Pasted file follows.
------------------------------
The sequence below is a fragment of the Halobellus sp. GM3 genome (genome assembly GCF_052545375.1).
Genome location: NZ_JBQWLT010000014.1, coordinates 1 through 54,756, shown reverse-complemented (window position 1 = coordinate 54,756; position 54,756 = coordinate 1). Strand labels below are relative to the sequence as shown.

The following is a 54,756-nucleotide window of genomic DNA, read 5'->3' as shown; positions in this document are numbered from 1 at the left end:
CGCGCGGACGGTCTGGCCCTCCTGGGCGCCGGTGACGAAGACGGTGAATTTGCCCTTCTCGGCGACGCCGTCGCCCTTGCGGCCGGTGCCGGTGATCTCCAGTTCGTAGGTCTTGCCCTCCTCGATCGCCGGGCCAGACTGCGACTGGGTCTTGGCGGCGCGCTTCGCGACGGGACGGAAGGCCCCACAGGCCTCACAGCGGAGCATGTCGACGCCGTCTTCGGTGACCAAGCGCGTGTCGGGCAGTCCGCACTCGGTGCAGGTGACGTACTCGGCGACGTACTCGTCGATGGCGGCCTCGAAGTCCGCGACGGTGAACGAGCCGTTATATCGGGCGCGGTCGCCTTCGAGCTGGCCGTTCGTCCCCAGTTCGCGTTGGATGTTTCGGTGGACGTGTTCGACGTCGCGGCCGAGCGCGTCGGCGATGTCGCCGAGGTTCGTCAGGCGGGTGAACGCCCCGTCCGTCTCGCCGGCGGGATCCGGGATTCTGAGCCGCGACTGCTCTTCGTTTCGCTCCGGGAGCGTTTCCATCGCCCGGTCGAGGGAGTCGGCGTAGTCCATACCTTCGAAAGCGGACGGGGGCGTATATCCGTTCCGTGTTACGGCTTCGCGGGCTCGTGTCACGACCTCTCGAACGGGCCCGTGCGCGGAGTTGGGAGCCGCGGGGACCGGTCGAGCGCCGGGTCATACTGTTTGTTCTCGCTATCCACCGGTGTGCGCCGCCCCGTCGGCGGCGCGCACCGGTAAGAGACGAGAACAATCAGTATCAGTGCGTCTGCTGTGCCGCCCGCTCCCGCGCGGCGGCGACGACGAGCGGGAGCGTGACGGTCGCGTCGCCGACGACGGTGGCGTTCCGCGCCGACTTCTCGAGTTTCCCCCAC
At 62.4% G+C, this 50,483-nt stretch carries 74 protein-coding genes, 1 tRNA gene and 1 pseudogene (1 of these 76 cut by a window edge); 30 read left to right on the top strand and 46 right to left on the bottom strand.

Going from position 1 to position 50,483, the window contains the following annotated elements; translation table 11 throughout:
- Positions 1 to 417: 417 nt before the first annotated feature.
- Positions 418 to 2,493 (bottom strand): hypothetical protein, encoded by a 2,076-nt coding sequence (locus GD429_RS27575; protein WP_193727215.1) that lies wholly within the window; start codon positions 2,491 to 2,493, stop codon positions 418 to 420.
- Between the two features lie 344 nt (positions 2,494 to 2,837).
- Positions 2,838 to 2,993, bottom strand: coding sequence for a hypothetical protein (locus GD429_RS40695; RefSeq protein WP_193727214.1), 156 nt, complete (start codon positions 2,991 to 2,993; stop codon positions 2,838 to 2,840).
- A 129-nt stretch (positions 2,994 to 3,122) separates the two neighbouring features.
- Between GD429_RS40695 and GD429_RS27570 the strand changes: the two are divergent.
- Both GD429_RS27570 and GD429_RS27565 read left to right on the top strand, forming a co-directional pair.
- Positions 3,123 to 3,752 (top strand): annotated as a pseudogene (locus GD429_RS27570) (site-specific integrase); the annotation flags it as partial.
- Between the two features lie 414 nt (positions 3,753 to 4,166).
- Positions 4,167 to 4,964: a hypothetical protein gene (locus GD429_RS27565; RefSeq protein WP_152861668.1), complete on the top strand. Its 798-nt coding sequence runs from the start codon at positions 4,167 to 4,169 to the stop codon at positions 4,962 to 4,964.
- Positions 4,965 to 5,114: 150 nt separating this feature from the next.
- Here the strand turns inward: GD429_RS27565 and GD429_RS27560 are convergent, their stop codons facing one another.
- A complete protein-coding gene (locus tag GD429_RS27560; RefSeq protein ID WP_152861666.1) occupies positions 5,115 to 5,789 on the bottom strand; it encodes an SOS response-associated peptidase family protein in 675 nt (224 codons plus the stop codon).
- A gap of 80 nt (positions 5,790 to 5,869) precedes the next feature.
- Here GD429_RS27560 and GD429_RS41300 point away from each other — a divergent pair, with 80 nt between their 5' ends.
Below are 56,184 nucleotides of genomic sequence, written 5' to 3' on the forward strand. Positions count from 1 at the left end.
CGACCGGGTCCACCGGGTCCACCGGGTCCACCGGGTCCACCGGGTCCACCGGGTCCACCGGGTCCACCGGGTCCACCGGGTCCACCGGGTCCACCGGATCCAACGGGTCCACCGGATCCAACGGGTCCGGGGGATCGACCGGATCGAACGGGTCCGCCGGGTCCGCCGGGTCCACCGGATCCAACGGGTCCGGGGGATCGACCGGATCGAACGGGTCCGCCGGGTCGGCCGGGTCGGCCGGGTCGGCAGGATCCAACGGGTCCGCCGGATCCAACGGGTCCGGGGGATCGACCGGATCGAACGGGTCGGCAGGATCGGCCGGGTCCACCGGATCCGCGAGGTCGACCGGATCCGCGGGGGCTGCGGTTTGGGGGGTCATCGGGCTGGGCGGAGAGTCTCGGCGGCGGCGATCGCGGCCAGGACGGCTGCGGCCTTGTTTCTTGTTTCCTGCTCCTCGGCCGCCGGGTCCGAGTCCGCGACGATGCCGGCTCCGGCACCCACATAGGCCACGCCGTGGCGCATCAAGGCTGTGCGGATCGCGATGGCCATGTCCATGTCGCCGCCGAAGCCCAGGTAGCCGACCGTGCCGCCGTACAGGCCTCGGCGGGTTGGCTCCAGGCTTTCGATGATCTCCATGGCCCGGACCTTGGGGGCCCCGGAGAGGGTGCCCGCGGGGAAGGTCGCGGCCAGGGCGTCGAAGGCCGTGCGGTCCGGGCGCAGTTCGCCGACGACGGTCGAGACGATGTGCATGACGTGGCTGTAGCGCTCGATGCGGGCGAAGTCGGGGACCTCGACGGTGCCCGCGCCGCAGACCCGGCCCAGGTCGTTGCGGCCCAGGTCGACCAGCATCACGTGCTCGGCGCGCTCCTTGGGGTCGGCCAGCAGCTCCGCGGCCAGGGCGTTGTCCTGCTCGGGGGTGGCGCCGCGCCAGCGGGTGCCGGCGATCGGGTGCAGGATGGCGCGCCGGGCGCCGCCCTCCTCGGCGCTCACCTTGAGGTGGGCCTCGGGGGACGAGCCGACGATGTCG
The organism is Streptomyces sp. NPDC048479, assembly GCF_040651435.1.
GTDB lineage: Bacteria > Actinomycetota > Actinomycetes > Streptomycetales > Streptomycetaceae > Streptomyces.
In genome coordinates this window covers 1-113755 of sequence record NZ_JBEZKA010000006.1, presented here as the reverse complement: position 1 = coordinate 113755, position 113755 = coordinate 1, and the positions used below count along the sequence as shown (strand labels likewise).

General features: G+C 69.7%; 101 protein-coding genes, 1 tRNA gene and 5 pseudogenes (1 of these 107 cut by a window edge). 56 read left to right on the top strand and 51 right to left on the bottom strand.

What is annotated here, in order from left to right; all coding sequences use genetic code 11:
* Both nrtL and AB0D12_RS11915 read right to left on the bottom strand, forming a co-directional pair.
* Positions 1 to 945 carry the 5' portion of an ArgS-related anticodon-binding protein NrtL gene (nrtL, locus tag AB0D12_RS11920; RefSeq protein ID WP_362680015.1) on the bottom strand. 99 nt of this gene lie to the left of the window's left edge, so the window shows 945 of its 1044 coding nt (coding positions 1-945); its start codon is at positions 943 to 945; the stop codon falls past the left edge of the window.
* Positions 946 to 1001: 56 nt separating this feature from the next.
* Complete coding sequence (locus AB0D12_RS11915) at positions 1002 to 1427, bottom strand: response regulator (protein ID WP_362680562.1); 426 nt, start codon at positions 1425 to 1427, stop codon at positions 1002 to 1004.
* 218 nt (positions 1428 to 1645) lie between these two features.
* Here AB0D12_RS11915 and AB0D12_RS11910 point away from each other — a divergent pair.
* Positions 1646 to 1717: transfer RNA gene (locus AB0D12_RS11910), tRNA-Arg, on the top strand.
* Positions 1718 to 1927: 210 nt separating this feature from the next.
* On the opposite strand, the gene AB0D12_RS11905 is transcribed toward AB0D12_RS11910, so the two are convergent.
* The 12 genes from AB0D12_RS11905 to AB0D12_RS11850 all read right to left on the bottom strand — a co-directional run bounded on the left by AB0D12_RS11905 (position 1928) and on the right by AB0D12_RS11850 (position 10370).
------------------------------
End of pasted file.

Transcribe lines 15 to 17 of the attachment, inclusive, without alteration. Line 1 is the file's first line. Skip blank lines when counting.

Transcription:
- Between the two features lie 414 nt (positions 3,753 to 4,166).
- Positions 4,167 to 4,964: a hypothetical protein gene (locus GD429_RS27565; RefSeq protein WP_152861668.1), complete on the top strand. Its 798-nt coding sequence runs from the start codon at positions 4,167 to 4,169 to the stop codon at positions 4,962 to 4,964.
- Positions 4,965 to 5,114: 150 nt separating this feature from the next.